• Pages: 640

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The Greek legend of Barlaam and Ioasaph, traditionally attributed to St. John Damascene, serves as a re-telling of the life of Buddha through a Christian lens. Although the story's original plot may have been adapted from Christians of the East for their own use, St. Damascene's Barlaam and Ioasaph is clearly a celebration of Christian monasticism. The Greek text and the English translation are both provided in this volume, along with an in-depth introduction in which the authors discuss its authorship and more.

Despite its considerable interest, religious and in places fairly human, Barlaam and Ioasaph has never before been completely translated into English from the original, and the present undertaking is a work of considerable value, carefully executed.

The Nation

George Ratcliffe Woodward (1848–1934) was born in Hamilton Square, Birkenhead and educated at Gonville and Casius College, Cambridge. Woodward is most known for his writing and translating of hymns, and his works include Carols for Easter and Ascension-tide and A Cambridge Carol Book: Being Fifty-two Songs for Christmas, Easter, and Other Seasons.

Harold Mattingly (1884–1964) was Craven Scholar and Fellow of Gonville and Casius College, Cambridge. He joined the British Museum in 1910 in the Department of Printed Books before moving to the Department of Coins and Medals where he was responsible for a total revision of the chronology and study of Roman coinage. His other works include Earliest Times to the Fall of the Roman, The Imperial Civil Service of Rome, and The Man in the Roman Street.

Explanation of the Rule of St. Augustine

  • Author: Hugh of St. Victor
  • Translator: Dom Aloysius Smith
  • Publisher: Sands & Company
  • Publication Date: 1911
  • Pages: 121

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Sometimes thought of as a "Second Augustine" ("alter Ausgustinus"), Hugh of St. Victor (c. 1096–1141) taught at the Augustinian Abbey of Saint Victor in Paris after which he is named. His numerous theological works and commentaries on Augustine were highly regarded, and the hundreds of original works that have survived in libraries all across Europe today reflect how popular and influential they were. Dom Aloysius Smith presents an English translation of Hugh of St. Victor's Explanation of the Rule of St. Augustine from the original Latin.

Dom Aloysius Smith was a celebrated translator whose numerous translations include Spiritual Director and Physician: The Spiritual Treatment of Sufferers from Nerves and Scruples and Life of St. Agnes: Virgin and Martyr.

The Didascalicon of Hugh of St. Victor

  • Author: Hugh of St. Victor
  • Translator: Jerome Taylor
  • Publisher: Columbia University Press
  • Publication Date: 1961
  • Pages: 254

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Composed in Paris in the late 1120's, Hugh of St. Victor's Didascalicon provided intellectual and practical orientation for students of varying ages and levels of attainment who came in numbers to the newly founded Abbey of Saint Victor. As students took up studies at their different levels, this "medieval guide to the arts" offered a survey of all they should ultimately read, and of the order, manner, and purpose which should govern their reading, both in the arts or disciplines, and in Sacred Scripture. Jerome Taylor provides an in-depth introduction to The Didascalicon of Hugh of St. Victor where he discusses the life of Hugh of St. Victor, the translation process from Latin to English, and the various original manuscripts still in existence.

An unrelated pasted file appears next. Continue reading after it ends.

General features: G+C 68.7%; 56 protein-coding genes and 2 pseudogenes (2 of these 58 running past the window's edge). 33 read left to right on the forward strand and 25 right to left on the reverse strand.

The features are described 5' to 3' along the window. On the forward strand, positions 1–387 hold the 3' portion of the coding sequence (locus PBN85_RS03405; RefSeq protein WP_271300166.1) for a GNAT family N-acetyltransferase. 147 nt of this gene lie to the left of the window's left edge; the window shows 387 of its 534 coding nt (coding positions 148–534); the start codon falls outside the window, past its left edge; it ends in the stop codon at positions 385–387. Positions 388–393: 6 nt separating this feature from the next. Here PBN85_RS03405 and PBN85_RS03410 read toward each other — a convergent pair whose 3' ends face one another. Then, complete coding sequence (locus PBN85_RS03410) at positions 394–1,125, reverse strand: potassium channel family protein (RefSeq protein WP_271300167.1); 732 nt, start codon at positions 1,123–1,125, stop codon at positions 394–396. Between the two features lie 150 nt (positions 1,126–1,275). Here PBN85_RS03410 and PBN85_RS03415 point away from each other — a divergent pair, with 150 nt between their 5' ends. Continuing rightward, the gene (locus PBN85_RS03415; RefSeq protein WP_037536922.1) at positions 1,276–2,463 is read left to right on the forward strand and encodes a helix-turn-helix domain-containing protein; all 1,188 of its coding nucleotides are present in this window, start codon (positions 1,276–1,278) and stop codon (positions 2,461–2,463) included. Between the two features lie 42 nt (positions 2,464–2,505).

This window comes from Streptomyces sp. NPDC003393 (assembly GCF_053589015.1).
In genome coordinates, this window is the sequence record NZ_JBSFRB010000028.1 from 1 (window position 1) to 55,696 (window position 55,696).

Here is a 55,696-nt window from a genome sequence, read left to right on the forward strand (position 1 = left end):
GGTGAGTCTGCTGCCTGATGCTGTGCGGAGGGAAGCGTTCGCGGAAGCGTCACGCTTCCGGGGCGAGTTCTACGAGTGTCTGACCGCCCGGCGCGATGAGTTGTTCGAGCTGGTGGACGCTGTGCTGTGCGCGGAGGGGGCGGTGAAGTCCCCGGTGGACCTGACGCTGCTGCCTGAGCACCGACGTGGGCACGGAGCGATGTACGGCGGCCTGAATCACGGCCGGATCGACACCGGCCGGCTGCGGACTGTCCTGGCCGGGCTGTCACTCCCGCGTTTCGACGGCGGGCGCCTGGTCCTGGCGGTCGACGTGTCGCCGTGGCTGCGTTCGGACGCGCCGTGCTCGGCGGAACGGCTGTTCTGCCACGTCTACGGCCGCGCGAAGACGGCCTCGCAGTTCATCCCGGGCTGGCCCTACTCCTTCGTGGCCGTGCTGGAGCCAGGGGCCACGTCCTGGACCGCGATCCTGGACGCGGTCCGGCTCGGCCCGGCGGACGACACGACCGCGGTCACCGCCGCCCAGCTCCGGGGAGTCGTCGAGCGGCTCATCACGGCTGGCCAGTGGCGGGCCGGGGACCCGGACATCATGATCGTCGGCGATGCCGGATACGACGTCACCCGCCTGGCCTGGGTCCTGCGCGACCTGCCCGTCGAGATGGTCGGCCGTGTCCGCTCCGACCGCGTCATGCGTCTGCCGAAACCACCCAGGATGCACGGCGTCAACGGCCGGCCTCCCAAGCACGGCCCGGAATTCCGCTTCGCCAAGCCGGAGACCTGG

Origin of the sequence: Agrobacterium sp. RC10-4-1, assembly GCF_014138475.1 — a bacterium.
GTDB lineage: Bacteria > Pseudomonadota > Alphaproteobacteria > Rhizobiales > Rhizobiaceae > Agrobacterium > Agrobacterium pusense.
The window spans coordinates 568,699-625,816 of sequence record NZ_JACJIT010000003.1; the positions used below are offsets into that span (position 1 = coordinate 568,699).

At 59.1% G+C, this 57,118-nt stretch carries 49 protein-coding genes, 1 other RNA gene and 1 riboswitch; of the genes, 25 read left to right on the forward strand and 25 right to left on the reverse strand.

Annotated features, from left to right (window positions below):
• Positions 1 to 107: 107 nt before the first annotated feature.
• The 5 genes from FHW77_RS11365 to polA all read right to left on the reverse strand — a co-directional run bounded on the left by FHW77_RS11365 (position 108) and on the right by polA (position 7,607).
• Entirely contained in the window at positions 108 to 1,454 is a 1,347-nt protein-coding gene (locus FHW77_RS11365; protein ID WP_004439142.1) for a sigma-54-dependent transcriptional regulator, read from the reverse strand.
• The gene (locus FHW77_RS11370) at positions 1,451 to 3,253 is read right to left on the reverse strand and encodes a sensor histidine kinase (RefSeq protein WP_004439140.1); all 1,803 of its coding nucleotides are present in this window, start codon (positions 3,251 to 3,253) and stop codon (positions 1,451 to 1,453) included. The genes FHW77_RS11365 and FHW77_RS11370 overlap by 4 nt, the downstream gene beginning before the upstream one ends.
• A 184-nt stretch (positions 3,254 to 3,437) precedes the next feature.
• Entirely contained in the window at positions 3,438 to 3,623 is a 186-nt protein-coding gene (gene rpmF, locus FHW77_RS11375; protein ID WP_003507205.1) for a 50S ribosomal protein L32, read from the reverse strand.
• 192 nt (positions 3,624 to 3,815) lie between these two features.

This treatise, produced in the early years of the twelfth-century Renaissance by one of its most important theologians and educators, offers a vision of human knowledge as an integrated whole that works to perfect the human person. It is a crucial text for those interested in the study of the Bible in the Middle Ages, in the history of schools and pedagogy, and in the survival of the classical tradition in the West.

—Caroline Walker Bynum, Columbia University

Jerome Taylor was a professor of Medieval Studies at Notre Dame University. He has translated, edited, or contributed to numerous books, including Medieval English Drama: Essays Critical and Contextual, Chaucer Criticism: An Anthology, and Nature, Man, and Society in the Twelfth-Century: Essays on New Theological Perspectives in the Latin West.

The Love Letters of Abelard and Heloise

  • Translator: Ralph Fletcher Seymour
  • Publisher: Geo. F. McKiernan & Co.
  • Publication Date: 1903
  • Pages: 115

Sample Pages: 1 | 2 | 3 | 4 | 5 | 6 | 7

Like Romeo and Juliet, Abelard and Heloise are one of the most celebrated couples of all time. And like the Shakespearean play, their love story is marred by tragedy. The letters contained in this volume are some of the most passionate love letters ever written. Translated from the original 1722 Latin edition into English, Ralph Fletcher Seymour provides a brief introduction to their powerful, heart-wrenching story.

The Love of Abelard and Heloise is one of the romances, founded in literal reality, that have never lost their power.

American Lithographer

Ralph Fletcher Seymour (1876–1966) was an artist-in-residence at Knox College at taught illustration at the Art Institute of Chicago. He was a noted designer of bookplates, and for almost seven decades he ran his own book publishing firm in Chicago.

St. Bernard of Clairvaux's Life of St. Malachy of Armagh

  • Author: St. Bernard of Clairvaux
  • Translator: H. J. Lawlor
  • Publisher: SPCK
  • Publication Date: 1920
  • Pages: 183